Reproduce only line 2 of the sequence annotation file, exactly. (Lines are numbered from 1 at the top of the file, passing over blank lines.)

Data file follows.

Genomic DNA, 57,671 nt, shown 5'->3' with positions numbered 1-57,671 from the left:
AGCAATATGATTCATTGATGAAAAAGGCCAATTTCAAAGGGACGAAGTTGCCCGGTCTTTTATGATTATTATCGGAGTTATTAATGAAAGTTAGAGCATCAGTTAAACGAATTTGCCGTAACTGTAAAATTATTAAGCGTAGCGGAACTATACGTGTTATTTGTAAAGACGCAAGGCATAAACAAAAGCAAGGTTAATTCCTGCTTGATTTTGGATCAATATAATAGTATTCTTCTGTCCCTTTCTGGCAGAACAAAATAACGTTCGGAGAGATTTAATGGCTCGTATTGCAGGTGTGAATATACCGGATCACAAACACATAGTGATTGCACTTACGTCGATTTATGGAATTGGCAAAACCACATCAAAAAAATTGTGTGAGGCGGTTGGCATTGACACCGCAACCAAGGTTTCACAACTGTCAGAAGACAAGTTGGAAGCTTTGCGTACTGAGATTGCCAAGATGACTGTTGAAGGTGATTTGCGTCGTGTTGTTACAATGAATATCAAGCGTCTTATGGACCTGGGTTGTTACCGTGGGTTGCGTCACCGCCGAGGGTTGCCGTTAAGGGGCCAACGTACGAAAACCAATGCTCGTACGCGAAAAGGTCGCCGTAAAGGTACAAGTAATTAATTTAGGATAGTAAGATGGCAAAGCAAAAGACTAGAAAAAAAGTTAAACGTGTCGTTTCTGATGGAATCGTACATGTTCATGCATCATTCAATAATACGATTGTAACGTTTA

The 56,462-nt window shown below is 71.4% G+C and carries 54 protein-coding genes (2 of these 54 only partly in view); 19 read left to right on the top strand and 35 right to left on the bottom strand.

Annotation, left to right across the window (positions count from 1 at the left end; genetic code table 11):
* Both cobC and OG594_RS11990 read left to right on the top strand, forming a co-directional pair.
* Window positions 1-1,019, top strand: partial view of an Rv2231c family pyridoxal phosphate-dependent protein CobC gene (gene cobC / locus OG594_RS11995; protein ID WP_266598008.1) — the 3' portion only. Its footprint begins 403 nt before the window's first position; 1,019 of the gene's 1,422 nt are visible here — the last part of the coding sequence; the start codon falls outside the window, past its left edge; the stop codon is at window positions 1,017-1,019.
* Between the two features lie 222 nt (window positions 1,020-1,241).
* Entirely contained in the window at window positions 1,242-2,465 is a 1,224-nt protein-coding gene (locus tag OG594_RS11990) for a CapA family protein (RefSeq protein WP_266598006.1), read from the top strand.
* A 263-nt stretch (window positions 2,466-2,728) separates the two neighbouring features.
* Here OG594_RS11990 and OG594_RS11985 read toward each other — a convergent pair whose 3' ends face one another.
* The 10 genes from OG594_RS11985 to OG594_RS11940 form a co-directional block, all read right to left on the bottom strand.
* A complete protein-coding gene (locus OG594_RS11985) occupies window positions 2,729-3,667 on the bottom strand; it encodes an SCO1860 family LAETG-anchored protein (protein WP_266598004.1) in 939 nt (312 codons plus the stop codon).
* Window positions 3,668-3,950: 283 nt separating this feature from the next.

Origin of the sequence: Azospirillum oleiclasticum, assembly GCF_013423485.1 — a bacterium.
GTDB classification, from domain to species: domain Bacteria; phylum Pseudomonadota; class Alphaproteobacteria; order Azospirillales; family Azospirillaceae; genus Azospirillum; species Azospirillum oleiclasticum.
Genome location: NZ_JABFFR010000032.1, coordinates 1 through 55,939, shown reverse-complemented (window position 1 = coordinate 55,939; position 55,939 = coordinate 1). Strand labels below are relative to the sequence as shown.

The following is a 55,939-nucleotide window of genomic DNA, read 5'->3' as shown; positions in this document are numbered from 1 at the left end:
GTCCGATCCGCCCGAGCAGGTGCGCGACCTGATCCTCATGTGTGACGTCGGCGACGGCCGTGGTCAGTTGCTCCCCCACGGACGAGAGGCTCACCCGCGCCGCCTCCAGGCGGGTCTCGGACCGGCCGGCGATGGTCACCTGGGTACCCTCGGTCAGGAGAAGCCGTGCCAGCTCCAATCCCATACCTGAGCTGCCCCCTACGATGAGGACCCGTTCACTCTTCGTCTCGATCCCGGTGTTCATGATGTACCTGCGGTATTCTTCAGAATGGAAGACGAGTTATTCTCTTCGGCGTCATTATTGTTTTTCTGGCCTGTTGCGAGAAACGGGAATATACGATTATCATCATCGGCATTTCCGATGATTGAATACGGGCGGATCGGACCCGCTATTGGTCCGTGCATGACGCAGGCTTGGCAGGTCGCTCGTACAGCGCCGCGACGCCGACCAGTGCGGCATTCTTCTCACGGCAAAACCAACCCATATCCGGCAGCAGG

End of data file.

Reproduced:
AGCAATATGATTCATTGATGAAAAAGGCCAATTTCAAAGGGACGAAGTTGCCCGGTCTTTTATGATTATTATCGGAGTTATTAATGAAAGTTAGAGCATCAGTTAAACGAATTTGCCGTAACTGTAAAATTATTAAGCGTAGCGGAACTATACGTGTTATTTGTAAAGACGCAAGGCATAAACAAAAGCAAGGTTAATTCCTGCTTGATTTTGGATCAATATAATAGTATTCTTCTGTCCCTTTCTGGCAGAACAAAATAACGTTCGGAGAGATTTAATGGCTCGTATTGCAGGTGTGAATATACCGGATCACAAACACATAGTGATTGCACTTACGTCGATTTATGGAATTGGCAAAACCACATCAAAAAAATTGTGTGAGGCGGTTGGCATTGACACCGCAACCAAGGTTTCACAACTGTCAGAAGACAAGTTGGAAGCTTTGCGTACTGAGATTGCCAAGATGACTGTTGAAGGTGATTTGCGTCGTGTTGTTACAATGAATATCAAGCGTCTTATGGACCTGGGTTGTTACCGTGGGTTGCGTCACCGCCGAGGGTTGCCGTTAAGGGGCCAACGTACGAAAACCAATGCTCGTACGCGAAAAGGTCGCCGTAAAGGTACAAGTAATTAATTTAGGATAGTAAGATGGCAAAGCAAAAGACTAGAAAAAAAGTTAAACGTGTCGTTTCTGATGGAATCGTACATGTTCATGCATCATTCAATAATACGATTGTAACGTTTA